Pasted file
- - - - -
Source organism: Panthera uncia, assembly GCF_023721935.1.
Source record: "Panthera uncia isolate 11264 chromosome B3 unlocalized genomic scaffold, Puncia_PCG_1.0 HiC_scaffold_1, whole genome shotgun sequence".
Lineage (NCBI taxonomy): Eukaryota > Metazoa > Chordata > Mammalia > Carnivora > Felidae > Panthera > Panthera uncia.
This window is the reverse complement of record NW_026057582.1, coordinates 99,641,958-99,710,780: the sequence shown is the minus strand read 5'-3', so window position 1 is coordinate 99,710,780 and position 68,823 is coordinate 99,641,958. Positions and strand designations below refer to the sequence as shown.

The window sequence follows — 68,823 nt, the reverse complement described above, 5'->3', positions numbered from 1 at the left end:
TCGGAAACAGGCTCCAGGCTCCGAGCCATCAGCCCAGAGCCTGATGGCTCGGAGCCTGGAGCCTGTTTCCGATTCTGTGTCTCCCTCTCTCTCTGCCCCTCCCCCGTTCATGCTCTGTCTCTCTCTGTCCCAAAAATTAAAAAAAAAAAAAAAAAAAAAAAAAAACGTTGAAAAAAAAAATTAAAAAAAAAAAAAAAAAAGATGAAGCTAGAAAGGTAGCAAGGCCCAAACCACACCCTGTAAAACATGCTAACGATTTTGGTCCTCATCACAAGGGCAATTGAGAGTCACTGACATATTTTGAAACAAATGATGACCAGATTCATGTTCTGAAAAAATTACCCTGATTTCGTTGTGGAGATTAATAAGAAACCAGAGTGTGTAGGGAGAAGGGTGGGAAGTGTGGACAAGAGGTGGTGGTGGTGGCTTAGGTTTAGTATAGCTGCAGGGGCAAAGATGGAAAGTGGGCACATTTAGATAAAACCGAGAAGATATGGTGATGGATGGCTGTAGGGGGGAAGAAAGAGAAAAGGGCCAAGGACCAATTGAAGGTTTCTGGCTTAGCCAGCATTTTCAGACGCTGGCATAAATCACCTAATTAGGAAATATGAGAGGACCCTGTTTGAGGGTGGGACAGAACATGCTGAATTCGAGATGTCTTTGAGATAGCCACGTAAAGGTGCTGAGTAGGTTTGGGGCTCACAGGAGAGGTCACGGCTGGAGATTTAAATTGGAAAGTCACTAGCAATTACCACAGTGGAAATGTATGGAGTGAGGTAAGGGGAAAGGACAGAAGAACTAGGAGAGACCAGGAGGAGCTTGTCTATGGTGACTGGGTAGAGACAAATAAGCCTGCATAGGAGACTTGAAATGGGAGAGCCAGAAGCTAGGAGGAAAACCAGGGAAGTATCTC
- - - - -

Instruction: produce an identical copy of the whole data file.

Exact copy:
Source organism: Panthera uncia, assembly GCF_023721935.1.
Source record: "Panthera uncia isolate 11264 chromosome B3 unlocalized genomic scaffold, Puncia_PCG_1.0 HiC_scaffold_1, whole genome shotgun sequence".
Lineage (NCBI taxonomy): Eukaryota > Metazoa > Chordata > Mammalia > Carnivora > Felidae > Panthera > Panthera uncia.
This window is the reverse complement of record NW_026057582.1, coordinates 99,641,958-99,710,780: the sequence shown is the minus strand read 5'-3', so window position 1 is coordinate 99,710,780 and position 68,823 is coordinate 99,641,958. Positions and strand designations below refer to the sequence as shown.

The window sequence follows — 68,823 nt, the reverse complement described above, 5'->3', positions numbered from 1 at the left end:
TCGGAAACAGGCTCCAGGCTCCGAGCCATCAGCCCAGAGCCTGATGGCTCGGAGCCTGGAGCCTGTTTCCGATTCTGTGTCTCCCTCTCTCTCTGCCCCTCCCCCGTTCATGCTCTGTCTCTCTCTGTCCCAAAAATTAAAAAAAAAAAAAAAAAAAAAAAAAAACGTTGAAAAAAAAAATTAAAAAAAAAAAAAAAAAAGATGAAGCTAGAAAGGTAGCAAGGCCCAAACCACACCCTGTAAAACATGCTAACGATTTTGGTCCTCATCACAAGGGCAATTGAGAGTCACTGACATATTTTGAAACAAATGATGACCAGATTCATGTTCTGAAAAAATTACCCTGATTTCGTTGTGGAGATTAATAAGAAACCAGAGTGTGTAGGGAGAAGGGTGGGAAGTGTGGACAAGAGGTGGTGGTGGTGGCTTAGGTTTAGTATAGCTGCAGGGGCAAAGATGGAAAGTGGGCACATTTAGATAAAACCGAGAAGATATGGTGATGGATGGCTGTAGGGGGGAAGAAAGAGAAAAGGGCCAAGGACCAATTGAAGGTTTCTGGCTTAGCCAGCATTTTCAGACGCTGGCATAAATCACCTAATTAGGAAATATGAGAGGACCCTGTTTGAGGGTGGGACAGAACATGCTGAATTCGAGATGTCTTTGAGATAGCCACGTAAAGGTGCTGAGTAGGTTTGGGGCTCACAGGAGAGGTCACGGCTGGAGATTTAAATTGGAAAGTCACTAGCAATTACCACAGTGGAAATGTATGGAGTGAGGTAAGGGGAAAGGACAGAAGAACTAGGAGAGACCAGGAGGAGCTTGTCTATGGTGACTGGGTAGAGACAAATAAGCCTGCATAGGAGACTTGAAATGGGAGAGCCAGAAGCTAGGAGGAAAACCAGGGAAGTATCTC